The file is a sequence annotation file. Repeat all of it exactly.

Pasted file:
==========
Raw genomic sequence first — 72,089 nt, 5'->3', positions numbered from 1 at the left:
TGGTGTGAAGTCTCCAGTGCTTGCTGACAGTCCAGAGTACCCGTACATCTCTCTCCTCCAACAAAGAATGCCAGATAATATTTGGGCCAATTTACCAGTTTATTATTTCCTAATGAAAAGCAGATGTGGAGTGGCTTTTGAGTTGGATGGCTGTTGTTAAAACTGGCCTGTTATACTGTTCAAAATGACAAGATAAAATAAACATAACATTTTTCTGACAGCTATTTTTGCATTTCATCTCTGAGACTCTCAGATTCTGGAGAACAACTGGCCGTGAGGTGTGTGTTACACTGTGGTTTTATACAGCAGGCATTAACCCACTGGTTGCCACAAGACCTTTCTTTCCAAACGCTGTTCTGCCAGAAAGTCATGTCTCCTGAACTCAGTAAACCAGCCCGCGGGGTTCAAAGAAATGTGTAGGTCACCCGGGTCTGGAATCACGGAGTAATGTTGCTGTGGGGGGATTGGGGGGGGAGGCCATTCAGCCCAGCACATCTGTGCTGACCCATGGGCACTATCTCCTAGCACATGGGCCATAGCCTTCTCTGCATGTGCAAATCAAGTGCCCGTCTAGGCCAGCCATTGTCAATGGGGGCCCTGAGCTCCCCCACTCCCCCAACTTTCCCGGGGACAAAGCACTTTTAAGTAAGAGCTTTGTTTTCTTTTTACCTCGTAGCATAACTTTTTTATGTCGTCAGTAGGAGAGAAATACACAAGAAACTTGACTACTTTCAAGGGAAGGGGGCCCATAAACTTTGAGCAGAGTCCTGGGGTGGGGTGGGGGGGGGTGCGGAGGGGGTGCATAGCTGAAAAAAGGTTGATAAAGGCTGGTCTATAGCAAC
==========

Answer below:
Raw genomic sequence first — 72,089 nt, 5'->3', positions numbered from 1 at the left:
TGGTGTGAAGTCTCCAGTGCTTGCTGACAGTCCAGAGTACCCGTACATCTCTCTCCTCCAACAAAGAATGCCAGATAATATTTGGGCCAATTTACCAGTTTATTATTTCCTAATGAAAAGCAGATGTGGAGTGGCTTTTGAGTTGGATGGCTGTTGTTAAAACTGGCCTGTTATACTGTTCAAAATGACAAGATAAAATAAACATAACATTTTTCTGACAGCTATTTTTGCATTTCATCTCTGAGACTCTCAGATTCTGGAGAACAACTGGCCGTGAGGTGTGTGTTACACTGTGGTTTTATACAGCAGGCATTAACCCACTGGTTGCCACAAGACCTTTCTTTCCAAACGCTGTTCTGCCAGAAAGTCATGTCTCCTGAACTCAGTAAACCAGCCCGCGGGGTTCAAAGAAATGTGTAGGTCACCCGGGTCTGGAATCACGGAGTAATGTTGCTGTGGGGGGATTGGGGGGGGAGGCCATTCAGCCCAGCACATCTGTGCTGACCCATGGGCACTATCTCCTAGCACATGGGCCATAGCCTTCTCTGCATGTGCAAATCAAGTGCCCGTCTAGGCCAGCCATTGTCAATGGGGGCCCTGAGCTCCCCCACTCCCCCAACTTTCCCGGGGACAAAGCACTTTTAAGTAAGAGCTTTGTTTTCTTTTTACCTCGTAGCATAACTTTTTTATGTCGTCAGTAGGAGAGAAATACACAAGAAACTTGACTACTTTCAAGGGAAGGGGGCCCATAAACTTTGAGCAGAGTCCTGGGGTGGGGTGGGGGGGGGTGCGGAGGGGGTGCATAGCTGAAAAAAGGTTGATAAAGGCTGGTCTATAGCAAC